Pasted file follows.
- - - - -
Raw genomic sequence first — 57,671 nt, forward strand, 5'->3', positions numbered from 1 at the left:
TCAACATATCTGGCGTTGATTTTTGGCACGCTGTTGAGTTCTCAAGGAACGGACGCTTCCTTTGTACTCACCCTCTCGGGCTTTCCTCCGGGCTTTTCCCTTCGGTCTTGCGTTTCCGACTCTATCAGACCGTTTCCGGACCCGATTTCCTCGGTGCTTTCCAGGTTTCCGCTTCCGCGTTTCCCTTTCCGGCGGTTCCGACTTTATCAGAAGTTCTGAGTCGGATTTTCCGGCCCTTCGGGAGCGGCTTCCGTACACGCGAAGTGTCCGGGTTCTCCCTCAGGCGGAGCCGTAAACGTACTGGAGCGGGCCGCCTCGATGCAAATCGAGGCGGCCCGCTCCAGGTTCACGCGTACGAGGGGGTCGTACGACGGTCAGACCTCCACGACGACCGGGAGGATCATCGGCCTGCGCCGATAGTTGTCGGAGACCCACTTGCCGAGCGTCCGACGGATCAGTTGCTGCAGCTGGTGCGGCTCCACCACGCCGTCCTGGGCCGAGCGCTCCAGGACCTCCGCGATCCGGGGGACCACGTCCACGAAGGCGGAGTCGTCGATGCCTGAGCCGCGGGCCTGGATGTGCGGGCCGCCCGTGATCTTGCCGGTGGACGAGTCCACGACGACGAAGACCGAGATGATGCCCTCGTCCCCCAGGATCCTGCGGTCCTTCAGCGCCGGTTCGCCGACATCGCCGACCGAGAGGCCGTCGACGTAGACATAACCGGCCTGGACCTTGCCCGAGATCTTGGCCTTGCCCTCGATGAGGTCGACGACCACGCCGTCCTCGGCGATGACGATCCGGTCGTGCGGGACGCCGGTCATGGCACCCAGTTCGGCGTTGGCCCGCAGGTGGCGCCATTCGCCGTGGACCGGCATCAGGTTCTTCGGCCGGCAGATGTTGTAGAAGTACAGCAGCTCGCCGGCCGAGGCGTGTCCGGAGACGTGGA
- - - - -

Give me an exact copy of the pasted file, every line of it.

Raw genomic sequence first — 57,671 nt, forward strand, 5'->3', positions numbered from 1 at the left:
TCAACATATCTGGCGTTGATTTTTGGCACGCTGTTGAGTTCTCAAGGAACGGACGCTTCCTTTGTACTCACCCTCTCGGGCTTTCCTCCGGGCTTTTCCCTTCGGTCTTGCGTTTCCGACTCTATCAGACCGTTTCCGGACCCGATTTCCTCGGTGCTTTCCAGGTTTCCGCTTCCGCGTTTCCCTTTCCGGCGGTTCCGACTTTATCAGAAGTTCTGAGTCGGATTTTCCGGCCCTTCGGGAGCGGCTTCCGTACACGCGAAGTGTCCGGGTTCTCCCTCAGGCGGAGCCGTAAACGTACTGGAGCGGGCCGCCTCGATGCAAATCGAGGCGGCCCGCTCCAGGTTCACGCGTACGAGGGGGTCGTACGACGGTCAGACCTCCACGACGACCGGGAGGATCATCGGCCTGCGCCGATAGTTGTCGGAGACCCACTTGCCGAGCGTCCGACGGATCAGTTGCTGCAGCTGGTGCGGCTCCACCACGCCGTCCTGGGCCGAGCGCTCCAGGACCTCCGCGATCCGGGGGACCACGTCCACGAAGGCGGAGTCGTCGATGCCTGAGCCGCGGGCCTGGATGTGCGGGCCGCCCGTGATCTTGCCGGTGGACGAGTCCACGACGACGAAGACCGAGATGATGCCCTCGTCCCCCAGGATCCTGCGGTCCTTCAGCGCCGGTTCGCCGACATCGCCGACCGAGAGGCCGTCGACGTAGACATAACCGGCCTGGACCTTGCCCGAGATCTTGGCCTTGCCCTCGATGAGGTCGACGACCACGCCGTCCTCGGCGATGACGATCCGGTCGTGCGGGACGCCGGTCATGGCACCCAGTTCGGCGTTGGCCCGCAGGTGGCGCCATTCGCCGTGGACCGGCATCAGGTTCTTCGGCCGGCAGATGTTGTAGAAGTACAGCAGCTCGCCGGCCGAGGCGTGTCCGGAGACGTGGA